The first LGBT-themed book I ever read was Carmilla.  God, it’s just the darkest, most beautiful story written on paper.  I can’t believe J. Sheridan Le Fanu got away with it in his time.

REBECCA:  Rafael’s particular and strong tastes delighted me. Do you share his love of drawing, tattoos, or power metal? (I have a sneaking suspicion that you do, because your Goodreads bio says “I used to have all my favorite metal bands listed here until I realized nobody cared about them. Then, I cried.” Well, I care about them (and am a fan myself) and would love to know!

EluveitieROSE CHRISTO:  Rafael’s the son I wish I had. I don’t like art, tattoos creep me out, fairy tales are stupid, but metal? Folk metal! Why’d you get me started on metal? Eluveitie and Moonsorrow are the best but there’s also Ensiferum, Korpiklaani, Finntroll, Suidakra . . .  Aztra are those five kids who show up at political protests with molotovs, Haggard is if every classical genius in history ditched the harpsichords to play death metal, Panopticon are a great folk/black metal band from Kentucky. “Bodies Under the Falls” gives me chills every damn time, you can practically feel the wailing of the empty ghosts echoing in your veins. Speaking of black metal, CoF wasn’t always so corny, Dusk & Her Embrace is an auditory masterpiece, pure, lyrical evil.  At Sixes and Sevens, another masterpiece, Atlantis in your headphones.

Lacuna Coil Unleashed MemoriesYou know Lacuna Coil? [R: Yes, love them!I wrote to Andrea as a kid, when I was going through a messed up time and needed some guidance from an adult. He wrote back to me. Not just once, but several times. And he was in Italy, and he was on tour. I will never forget what he did for me.  I will never not love metal. I don’t know what a Goodreads bio is but I guess they got that right.

REBECCA:  I’m so glad I asked (and so charmed to know that about Andrea from Lacuna Coil)! So, can you tell us a little bit about what your experience with self-publishing has been? How did you choose to go that route, etc.

ROSE CHRISTO:  Writing is fun, but I never treated it seriously until my best friend asked if I could write him some stories where gay characters get to be heroes. This relates back to [the above discussion of queer lit], I think—he was at this dark place and he just wanted to see himself portrayed as normal for once, instead of this perpetual pariah. I started writing for him and at some point, I can’t remember when, he told me to publish the titles for kicks. Everything I write is with him in mind. If he likes it, it’s a keeper. If he doesn’t, it never sees the light of day.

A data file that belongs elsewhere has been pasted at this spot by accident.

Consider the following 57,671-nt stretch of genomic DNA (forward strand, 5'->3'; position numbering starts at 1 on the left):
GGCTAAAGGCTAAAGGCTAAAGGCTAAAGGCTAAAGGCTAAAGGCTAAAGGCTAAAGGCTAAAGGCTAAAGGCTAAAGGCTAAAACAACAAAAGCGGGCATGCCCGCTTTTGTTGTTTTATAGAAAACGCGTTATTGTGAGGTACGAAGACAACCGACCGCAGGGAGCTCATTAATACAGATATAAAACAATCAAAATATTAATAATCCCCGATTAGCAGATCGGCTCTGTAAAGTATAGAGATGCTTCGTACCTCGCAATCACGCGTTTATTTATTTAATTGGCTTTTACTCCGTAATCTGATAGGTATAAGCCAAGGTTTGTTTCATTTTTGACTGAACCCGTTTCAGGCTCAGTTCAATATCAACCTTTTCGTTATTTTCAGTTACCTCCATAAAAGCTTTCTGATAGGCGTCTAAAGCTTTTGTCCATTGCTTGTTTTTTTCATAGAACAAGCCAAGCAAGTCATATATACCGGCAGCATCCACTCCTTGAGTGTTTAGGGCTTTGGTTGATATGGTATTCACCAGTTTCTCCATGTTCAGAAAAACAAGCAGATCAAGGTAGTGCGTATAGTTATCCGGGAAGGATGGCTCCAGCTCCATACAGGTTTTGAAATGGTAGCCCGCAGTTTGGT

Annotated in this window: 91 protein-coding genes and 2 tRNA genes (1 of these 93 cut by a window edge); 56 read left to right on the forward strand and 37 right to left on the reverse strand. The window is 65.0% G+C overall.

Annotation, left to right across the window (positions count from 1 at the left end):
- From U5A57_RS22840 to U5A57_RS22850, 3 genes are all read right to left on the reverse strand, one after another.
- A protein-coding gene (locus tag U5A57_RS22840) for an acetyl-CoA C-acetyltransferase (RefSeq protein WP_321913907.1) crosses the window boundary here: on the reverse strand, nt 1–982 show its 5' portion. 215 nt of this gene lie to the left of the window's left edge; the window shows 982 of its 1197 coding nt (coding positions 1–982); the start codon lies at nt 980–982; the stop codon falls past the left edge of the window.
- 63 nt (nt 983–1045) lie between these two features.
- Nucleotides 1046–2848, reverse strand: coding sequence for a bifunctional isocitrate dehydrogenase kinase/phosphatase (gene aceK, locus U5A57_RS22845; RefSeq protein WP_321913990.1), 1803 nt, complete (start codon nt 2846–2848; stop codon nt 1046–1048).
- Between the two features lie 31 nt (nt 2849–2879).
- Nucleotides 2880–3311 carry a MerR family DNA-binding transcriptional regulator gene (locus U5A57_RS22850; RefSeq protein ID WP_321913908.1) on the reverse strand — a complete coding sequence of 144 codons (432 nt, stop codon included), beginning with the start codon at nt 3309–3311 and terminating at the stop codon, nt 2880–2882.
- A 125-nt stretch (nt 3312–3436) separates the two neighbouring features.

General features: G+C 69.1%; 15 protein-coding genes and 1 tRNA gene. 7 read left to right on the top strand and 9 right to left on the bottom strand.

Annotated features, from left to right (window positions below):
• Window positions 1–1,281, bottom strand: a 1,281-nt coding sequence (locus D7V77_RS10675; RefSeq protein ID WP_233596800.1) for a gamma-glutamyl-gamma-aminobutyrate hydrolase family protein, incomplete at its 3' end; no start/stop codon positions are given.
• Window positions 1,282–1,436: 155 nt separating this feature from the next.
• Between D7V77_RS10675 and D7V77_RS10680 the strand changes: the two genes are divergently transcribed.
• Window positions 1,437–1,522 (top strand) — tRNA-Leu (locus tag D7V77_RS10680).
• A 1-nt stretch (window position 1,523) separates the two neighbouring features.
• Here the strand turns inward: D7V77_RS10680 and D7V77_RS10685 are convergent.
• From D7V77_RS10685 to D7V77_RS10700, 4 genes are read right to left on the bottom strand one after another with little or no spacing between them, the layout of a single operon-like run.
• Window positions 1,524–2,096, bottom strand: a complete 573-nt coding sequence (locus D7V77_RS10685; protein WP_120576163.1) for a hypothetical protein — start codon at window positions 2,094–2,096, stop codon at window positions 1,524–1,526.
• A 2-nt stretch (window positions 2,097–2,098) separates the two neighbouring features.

REBECCA:  I have a theory that everyone has at least one hidden talent, no matter how random or seemingly useless. Will you tell us yours?

nebulaROSE CHRISTO:  Ha! I’m really good at physics. I was going to be a physicist until I thought, “That’s not going to help my community.” If you show me a picture of a nebula I can probably identify it. I have favorite nebulae and that’s really nerdy. Uh, I got second place in the National Latin Exam a few years back, so if you ever find a time machine please call me. I make good tea? But I hate tea. Yuck.

REBECCA:  What is your favorite food or drink to make while writing?

ROSE CHRISTO:  My dad’s family are mostly Plains Cree from Box Elder but my mom’s side were all Irish Travelers, so this leads to really weird combo dishes, like pumpkin spice frybread with hot cabbage sodmay. The last time I cooked sodmay while I was writing the tomatoes came out pitch black. I still need to replace the smoke detector. Two of them, actually. Damn.

REBECCA:  Mmmm, pumpkin spice frybread sounds amazing! Finally: cheese is very important to Tessa and me, so we’ve got to know: what is you favorite cheese?

ROSE CHRISTO:  Commod cheese. There was this tribal building on the Fort Hall rez that handed out giant blocks of commod cheese to the families that fell on hard times. Even if I were fabulously wealthy I think I’d be buying that stuff in bulk. Melt it and put it on frybread and you’ve got yourself a five star meal. I wish I could give you some right now.

REBECCA:  Oh my god, I wish you could too. Rose, thanks so much for being willing to chat about Gives Light! I loved the series so much and I’m so excited to get to spread the word.

ROSE CHRISTO:  Thank you very much for reading my stories. That’s amazing to me, and it’s really humbling.

Check out Rose Christo’s entire Gives Light series. I promise you will be wowed!

Rose Christo Gives Light Rose Christo Looks Over gives Light Rose Christo St Clair Gives Light  Why The Star Stands Still Rose Christo Gives Light

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3 Comments

  1. Margalit

     /  January 8, 2014

    What an interesting interview! I was particular struck by Rose’s friend’s request for stories as a way out of a dark place. What a wonderful strategy for healing, and how lucky he is to have her provide them. And recognizing nebulae? Awesome.

    Reply
  2. This is such a great interview, R (&R!)! I’m so looking forward to reading Gives Light and telling people about it.

    Reply